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Rebel without a cause!

Saturday, March 24, 2007

Lessons from the WC debacle

Mukul Kesavan has written about how the exit of India and Pakistan might actually be good for Cricket. He argues that the rise of these two south asian cricketing giants is responsible for the rise of one day cricket (which he associates with match fixing and other corrupt practices).
While I do agree that this exit might be good for cricket but not for the reason. One Day cricket is no south asian invention, infact the brits have even shorter version Twenty20. These are innovations designed to make the game popular. And match fixing and corruption are no south asian preserve.
But the malaise lies in the unstable nature of international cricket. There are around a dozen international teams playing the world cup but (I guess) the audience comprise more than 70% south asians. I dont think there is much passion for the game in Britan or even Australia (who are doing so well).
If cricket in India has to be saved, then more effort must be made to popularize the domestic cricket like Ranji Trophy. It is a joke that the players representing state teams have so little perks while the players just a level above them are treated like gods.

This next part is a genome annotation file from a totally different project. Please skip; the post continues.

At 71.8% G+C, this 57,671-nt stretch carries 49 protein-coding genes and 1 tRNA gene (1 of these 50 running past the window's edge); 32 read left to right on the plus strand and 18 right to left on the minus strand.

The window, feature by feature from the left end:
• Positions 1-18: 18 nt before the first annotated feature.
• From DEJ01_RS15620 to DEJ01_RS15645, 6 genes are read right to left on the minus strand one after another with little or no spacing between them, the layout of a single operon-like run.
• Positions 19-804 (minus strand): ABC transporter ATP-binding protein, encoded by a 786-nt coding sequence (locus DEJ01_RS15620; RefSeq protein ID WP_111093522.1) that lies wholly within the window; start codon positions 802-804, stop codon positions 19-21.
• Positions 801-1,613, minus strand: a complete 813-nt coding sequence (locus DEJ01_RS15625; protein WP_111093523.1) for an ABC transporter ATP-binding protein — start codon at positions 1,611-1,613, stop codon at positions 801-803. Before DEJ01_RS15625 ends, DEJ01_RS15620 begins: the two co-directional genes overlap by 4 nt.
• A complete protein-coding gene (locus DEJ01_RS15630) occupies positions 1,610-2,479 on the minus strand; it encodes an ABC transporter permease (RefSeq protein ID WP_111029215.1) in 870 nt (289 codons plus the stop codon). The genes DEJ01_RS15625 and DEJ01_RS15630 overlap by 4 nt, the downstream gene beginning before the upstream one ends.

I do hope that the cricket administrator realize that they should not kill the hen that lays the golden eggs.

2 comments:

Mosilager said...

It's terrible that nobody watches the local league games. Maybe twenty20 will bring the fans to the stadia. some revamping of the system has to take place - it makes no sense that australian or sri lankan players are better than us. we should have 11 world class geniuses in every team based on our population.

maybe send the players to military boot camp, looks like they were not fit in the field and their endurance was lacking.

Manjunath said...

It's a shame that cricket is seen as something that strenghtens national identity in India.

I think states should get autonomy when it comes to sports. This will also ensure higher level of competitiveness for matches within India. More like a UK setting.